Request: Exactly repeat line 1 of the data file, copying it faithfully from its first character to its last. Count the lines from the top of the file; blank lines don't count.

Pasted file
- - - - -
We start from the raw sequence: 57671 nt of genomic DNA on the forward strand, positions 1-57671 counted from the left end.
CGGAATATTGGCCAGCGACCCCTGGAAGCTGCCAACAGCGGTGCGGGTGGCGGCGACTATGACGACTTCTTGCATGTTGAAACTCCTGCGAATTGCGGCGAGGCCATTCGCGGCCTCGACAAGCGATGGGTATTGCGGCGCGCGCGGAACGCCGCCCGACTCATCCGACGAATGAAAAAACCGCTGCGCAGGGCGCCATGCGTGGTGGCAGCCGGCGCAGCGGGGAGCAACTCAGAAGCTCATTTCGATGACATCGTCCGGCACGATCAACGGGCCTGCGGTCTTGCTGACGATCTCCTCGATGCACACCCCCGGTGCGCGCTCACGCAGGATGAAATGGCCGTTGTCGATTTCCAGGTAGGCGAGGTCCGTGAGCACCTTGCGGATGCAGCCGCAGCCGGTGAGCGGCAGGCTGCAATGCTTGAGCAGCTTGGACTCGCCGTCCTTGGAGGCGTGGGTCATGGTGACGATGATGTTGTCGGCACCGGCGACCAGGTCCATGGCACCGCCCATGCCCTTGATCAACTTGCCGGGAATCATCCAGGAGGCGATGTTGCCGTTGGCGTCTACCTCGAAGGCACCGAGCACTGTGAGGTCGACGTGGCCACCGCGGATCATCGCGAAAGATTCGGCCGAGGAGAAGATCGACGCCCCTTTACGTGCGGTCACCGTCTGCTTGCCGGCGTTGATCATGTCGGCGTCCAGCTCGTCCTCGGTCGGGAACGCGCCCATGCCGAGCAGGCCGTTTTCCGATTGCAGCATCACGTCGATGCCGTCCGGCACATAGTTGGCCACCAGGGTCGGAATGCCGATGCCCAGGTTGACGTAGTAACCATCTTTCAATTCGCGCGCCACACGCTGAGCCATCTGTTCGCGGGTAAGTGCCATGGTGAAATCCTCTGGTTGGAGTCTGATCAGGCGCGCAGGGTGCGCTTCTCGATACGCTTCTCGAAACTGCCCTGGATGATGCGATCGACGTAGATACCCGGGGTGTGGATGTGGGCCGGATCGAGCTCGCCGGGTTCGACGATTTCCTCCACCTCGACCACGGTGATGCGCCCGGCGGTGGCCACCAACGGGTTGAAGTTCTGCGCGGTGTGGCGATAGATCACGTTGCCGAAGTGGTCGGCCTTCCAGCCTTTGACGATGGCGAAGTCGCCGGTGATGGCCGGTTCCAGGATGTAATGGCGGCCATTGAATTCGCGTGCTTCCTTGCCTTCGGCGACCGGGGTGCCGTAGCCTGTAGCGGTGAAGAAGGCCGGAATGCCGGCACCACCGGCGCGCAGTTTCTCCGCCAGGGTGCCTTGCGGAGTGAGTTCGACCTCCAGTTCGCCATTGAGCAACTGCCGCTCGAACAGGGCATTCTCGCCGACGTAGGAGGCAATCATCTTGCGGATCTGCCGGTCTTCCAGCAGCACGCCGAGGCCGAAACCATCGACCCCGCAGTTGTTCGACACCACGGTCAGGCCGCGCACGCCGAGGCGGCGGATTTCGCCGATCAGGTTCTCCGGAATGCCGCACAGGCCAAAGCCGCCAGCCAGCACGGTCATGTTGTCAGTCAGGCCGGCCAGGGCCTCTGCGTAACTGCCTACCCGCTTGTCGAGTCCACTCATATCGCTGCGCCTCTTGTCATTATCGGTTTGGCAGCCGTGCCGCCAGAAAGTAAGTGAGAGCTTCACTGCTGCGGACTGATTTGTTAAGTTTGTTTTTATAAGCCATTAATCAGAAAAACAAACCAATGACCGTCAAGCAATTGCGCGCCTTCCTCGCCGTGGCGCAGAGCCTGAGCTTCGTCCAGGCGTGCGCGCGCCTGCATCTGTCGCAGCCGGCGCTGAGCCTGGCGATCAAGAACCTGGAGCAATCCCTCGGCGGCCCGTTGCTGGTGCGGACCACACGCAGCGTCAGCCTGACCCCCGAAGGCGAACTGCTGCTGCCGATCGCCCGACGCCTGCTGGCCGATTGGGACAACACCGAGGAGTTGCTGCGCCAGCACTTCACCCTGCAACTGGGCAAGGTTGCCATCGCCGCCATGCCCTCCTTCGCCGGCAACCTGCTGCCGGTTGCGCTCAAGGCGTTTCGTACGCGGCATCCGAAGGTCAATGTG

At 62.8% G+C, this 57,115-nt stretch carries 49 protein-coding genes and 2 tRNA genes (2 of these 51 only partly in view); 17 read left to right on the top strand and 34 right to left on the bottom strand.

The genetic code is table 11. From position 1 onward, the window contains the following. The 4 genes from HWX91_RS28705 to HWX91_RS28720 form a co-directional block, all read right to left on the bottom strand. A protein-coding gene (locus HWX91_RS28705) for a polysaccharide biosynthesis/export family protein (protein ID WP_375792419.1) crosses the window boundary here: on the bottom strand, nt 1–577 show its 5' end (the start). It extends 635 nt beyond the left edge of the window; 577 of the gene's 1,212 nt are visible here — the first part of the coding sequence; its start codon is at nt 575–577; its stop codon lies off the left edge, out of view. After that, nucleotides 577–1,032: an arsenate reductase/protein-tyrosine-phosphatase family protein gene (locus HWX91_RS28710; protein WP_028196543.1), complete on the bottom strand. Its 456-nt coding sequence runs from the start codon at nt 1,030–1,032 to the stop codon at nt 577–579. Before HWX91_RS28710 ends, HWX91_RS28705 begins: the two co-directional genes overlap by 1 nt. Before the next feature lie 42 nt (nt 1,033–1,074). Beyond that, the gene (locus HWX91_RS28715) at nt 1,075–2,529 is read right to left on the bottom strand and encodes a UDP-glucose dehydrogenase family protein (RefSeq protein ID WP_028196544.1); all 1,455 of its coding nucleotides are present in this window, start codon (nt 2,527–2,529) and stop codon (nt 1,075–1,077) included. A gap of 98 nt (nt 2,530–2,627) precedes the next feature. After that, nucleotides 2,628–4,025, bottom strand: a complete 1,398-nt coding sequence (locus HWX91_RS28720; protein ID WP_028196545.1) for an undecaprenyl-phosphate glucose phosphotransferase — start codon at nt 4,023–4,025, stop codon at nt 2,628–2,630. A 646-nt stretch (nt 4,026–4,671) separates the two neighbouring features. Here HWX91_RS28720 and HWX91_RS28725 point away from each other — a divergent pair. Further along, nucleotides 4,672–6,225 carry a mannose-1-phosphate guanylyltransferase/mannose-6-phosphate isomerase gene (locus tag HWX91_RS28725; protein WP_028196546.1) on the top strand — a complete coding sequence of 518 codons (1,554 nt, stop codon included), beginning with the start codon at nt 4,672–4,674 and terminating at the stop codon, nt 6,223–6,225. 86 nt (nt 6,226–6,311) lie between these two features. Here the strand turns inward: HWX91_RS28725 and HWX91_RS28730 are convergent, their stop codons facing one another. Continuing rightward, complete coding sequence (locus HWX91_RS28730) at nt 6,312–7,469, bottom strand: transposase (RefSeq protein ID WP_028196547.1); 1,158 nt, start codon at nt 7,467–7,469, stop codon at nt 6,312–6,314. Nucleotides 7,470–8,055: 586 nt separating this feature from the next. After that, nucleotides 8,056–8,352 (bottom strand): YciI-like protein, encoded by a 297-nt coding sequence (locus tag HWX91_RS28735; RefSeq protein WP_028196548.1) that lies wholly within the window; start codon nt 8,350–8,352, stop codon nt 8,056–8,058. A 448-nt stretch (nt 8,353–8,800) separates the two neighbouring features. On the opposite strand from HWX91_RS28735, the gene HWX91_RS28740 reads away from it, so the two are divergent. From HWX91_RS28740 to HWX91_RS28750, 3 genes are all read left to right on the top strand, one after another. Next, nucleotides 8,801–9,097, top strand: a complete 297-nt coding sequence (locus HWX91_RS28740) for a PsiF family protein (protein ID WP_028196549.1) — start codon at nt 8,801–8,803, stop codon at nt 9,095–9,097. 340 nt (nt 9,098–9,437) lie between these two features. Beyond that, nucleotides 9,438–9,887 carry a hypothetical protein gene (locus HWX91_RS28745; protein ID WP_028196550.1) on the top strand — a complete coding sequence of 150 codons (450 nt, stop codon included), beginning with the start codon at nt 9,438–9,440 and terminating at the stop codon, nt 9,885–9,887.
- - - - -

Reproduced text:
We start from the raw sequence: 57671 nt of genomic DNA on the forward strand, positions 1-57671 counted from the left end.